SD card : writing data out slower the reading data in

Hello everyone,

I'm hopping someone can enlighten me regarding this issue. I'm trying to record emg (analog sensor) data while I read some emg data previously stored in a SD card. The problem is when I compered the amount of bytes read to whats been written is really off. This worries me because that means I'm loosing valuable data.

Here it is my code based from the SD library.

Thank you in Advanced.

/*
  SD card datalogger
 
 This example shows how to log data from three analog sensors 
 to an SD card using the SD library.
  
 The circuit:
 * SD card attached to SPI bus as follows:
 ** UNO:  MOSI - pin 11, MISO - pin 12, CLK - pin 13, CS - pin 4 (CS pin can be changed)
  and pin #10 (SS) must be an output
 ** Mega:  MOSI - pin 51, MISO - pin 50, CLK - pin 52, CS - pin 4 (CS pin can be changed)
  and pin #52 (SS) must be an output
 ** Leonardo: Connect to hardware SPI via the ICSP header
    Pin 4 used here for consistency with other Arduino examples
 
 created  24 Nov 2010
 modified 9 Apr 2012 by Tom Igoe
 
 This example code is in the public domain.
   
 */

#include <SPI.h>
#include <SD.h>

// On the Ethernet Shield, CS is pin 4. Note that even if it's not
// used as the CS pin, the hardware CS pin (10 on most Arduino boards,
// 53 on the Mega) must be left as an output or the SD library
// functions will not work.
const int chipSelect = 10;

File dataFile;
File dataFileRead;

void setup()
{
 // Open serial communications and wait for port to open:
  Serial.begin(9600);
   while (!Serial) {
    ; // wait for serial port to connect. Needed for Leonardo only
  }


  Serial.print("Initializing SD card...");
  // make sure that the default chip select pin is set to
  // output, even if you don't use it:
  pinMode(SS, OUTPUT);
  
  // see if the card is present and can be initialized:
  if (!SD.begin(chipSelect)) {
    Serial.println("Card failed, or not present");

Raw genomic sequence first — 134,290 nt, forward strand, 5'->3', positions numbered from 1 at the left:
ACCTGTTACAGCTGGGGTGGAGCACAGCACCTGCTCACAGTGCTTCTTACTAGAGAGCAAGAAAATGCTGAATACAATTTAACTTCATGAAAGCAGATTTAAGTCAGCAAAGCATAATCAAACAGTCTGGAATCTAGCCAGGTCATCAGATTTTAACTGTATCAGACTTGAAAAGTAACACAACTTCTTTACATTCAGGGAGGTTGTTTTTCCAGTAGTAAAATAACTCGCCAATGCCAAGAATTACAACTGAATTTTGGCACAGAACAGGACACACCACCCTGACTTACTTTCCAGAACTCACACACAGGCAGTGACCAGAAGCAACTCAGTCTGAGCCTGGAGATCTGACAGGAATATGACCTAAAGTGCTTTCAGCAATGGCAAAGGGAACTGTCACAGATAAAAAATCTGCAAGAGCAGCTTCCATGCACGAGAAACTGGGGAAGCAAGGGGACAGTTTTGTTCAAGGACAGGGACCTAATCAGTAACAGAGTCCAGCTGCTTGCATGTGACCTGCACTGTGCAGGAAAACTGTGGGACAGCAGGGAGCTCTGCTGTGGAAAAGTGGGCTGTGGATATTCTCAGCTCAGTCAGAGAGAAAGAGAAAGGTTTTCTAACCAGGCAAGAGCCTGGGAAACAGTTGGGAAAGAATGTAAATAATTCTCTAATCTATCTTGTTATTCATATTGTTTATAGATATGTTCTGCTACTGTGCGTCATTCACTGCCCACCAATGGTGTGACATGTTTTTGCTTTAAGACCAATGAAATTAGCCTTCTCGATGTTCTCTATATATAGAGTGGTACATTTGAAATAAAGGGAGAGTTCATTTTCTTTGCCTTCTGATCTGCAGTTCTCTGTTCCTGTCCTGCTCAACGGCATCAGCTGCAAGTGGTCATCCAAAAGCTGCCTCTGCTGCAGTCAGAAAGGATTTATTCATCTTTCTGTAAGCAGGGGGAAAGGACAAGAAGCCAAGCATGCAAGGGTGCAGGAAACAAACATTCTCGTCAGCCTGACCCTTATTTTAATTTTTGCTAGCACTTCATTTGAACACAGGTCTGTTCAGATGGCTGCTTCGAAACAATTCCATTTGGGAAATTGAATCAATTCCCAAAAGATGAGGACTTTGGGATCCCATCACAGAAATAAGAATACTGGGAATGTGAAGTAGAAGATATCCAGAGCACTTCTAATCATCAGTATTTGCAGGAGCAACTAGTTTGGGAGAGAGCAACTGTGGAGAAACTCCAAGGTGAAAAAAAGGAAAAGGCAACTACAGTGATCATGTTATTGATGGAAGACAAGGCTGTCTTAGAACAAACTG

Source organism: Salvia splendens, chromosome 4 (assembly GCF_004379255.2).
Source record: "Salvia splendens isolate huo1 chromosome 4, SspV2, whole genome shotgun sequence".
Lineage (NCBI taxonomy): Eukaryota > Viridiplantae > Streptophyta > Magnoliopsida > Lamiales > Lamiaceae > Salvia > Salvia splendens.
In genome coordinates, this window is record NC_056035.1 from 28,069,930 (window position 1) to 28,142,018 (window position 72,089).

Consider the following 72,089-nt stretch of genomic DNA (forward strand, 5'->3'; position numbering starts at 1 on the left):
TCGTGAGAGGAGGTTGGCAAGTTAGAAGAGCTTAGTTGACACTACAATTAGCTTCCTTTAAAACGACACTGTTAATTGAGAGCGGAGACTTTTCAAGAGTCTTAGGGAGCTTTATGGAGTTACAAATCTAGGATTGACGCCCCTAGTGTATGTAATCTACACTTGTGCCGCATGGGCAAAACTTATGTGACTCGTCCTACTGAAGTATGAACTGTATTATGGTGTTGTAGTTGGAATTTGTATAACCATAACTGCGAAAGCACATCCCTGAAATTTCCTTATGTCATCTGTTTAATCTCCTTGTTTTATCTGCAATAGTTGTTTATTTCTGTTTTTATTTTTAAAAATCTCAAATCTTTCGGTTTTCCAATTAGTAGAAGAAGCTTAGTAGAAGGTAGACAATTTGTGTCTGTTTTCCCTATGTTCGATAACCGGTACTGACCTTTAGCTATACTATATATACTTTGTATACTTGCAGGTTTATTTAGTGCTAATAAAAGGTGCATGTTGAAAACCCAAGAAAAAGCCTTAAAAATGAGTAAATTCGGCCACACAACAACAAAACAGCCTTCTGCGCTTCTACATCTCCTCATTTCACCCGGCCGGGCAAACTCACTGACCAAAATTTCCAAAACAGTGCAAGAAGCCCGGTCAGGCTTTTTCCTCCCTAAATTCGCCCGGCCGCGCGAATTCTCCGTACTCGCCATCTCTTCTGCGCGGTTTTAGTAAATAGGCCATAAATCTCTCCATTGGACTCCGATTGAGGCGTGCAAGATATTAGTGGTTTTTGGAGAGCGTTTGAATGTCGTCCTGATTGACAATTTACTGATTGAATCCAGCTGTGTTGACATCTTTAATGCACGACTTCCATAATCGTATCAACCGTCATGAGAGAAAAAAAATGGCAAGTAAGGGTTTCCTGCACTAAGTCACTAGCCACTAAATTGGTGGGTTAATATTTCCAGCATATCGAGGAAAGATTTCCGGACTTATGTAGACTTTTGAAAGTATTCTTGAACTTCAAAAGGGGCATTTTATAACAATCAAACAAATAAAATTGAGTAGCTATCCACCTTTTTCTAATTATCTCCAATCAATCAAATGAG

// don't do anything more:
    while (1) ;
  }
  Serial.println("card initialized.");
  
  // Open up the file we're going to log to!
  dataFile = SD.open("emgdata4.txt", FILE_WRITE);
  if (! dataFile) {
    Serial.println("error opening emgdata4.txt");
    // Wait forever since we cant write data
    while (1) ;
  }

  dataFileRead = SD.open("datalog.txt");
  if (dataFileRead){
    //read until there is nothing else
    while (dataFileRead.available()){
      Serial.write(dataFileRead.read());

    }
    // close the file:
    dataFileRead.close();

  }else{
    Serial.println("error opening datalog.txt");
  }


}

void loop()
{
  // make a string for assembling the data to log:
  String dataString = "";

  // read three sensors and append to the string:
  for (int analogPin = 0; analogPin < 3; analogPin++) {
    int sensor = analogRead(analogPin);
    dataString += String(sensor);
    if (analogPin < 2) {
      dataString += ","; 
    }
  }

  dataFile.println(dataString);

  // print to the serial port too:
  //Serial.println(dataString);
  
  // The following line will 'save' the file to the SD card after every
  // line of data - this will use more power and slow down how much data
  // you can read but it's safer! 
  // If you want to speed up the system, remove the call to flush() and it
  // will save the file only every 512 bytes - every time a sector on the 
  // SD card is filled with data.
  dataFile.flush();
  
  // Take 1 measurement every 500 milliseconds
  //delay(1 );
}

I'm trying to record emg (analog sensor) data while I read some emg data previously stored in a SD card.

No, you aren't. On start up, you read some data. While running, you piss resources away uselessly writing data.

The problem is when I compered the amount of bytes read to whats been written is really off.

But, I'm not going to provide any proof.

This worries me because that means I'm loosing valuable data.

But, I'm not going to provide any proof.

Get rid of the stupid String class. It is doing NOTHING to help you. If fact, it is GUARANTEED to cause you problems. Stuffing all the data into a buffer, and wrapping the buffer in a class, so it can be unwrapped and copied to another buffer is doing nothing but waste time.

gbernal:
The problem is when I compered the amount of bytes read to whats been written is really off.

Can you show an example?